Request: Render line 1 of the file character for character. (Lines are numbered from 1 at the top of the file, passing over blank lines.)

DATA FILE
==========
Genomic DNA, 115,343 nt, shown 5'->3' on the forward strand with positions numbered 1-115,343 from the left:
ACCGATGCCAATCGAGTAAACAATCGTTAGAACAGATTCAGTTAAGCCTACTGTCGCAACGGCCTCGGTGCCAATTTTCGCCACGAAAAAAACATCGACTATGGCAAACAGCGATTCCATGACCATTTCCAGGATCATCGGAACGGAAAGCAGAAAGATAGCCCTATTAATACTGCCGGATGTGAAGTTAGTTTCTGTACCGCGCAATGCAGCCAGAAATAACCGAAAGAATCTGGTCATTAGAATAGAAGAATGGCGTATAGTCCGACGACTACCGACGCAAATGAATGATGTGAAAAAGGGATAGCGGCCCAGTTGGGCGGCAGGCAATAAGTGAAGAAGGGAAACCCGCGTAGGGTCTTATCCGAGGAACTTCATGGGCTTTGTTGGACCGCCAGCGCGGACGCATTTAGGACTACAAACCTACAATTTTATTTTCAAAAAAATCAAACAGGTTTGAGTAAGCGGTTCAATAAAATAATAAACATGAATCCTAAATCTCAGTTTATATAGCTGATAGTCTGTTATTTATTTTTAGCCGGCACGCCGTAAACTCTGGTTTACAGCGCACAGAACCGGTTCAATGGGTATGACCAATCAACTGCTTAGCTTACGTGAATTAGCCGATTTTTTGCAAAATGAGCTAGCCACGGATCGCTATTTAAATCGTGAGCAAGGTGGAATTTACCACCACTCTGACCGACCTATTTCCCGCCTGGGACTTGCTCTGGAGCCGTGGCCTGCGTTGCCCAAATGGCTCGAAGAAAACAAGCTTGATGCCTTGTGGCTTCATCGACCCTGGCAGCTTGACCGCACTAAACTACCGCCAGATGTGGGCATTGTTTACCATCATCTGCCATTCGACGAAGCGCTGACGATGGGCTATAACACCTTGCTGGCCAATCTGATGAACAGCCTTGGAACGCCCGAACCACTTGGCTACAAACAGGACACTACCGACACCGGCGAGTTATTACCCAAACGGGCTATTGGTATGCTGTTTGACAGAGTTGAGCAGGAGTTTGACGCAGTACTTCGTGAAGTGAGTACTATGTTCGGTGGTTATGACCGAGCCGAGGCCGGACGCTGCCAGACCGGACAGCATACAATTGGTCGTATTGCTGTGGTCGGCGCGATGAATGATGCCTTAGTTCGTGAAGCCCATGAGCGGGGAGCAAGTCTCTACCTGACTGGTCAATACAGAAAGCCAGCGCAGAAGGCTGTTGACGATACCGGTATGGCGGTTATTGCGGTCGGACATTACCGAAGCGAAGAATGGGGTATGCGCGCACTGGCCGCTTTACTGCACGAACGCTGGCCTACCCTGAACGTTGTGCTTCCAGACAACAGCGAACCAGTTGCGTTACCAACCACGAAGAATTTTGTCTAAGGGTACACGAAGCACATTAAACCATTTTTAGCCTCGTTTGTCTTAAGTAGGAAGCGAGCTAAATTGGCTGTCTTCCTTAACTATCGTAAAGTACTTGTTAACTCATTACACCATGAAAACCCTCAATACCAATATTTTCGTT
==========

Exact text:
Genomic DNA, 115,343 nt, shown 5'->3' on the forward strand with positions numbered 1-115,343 from the left: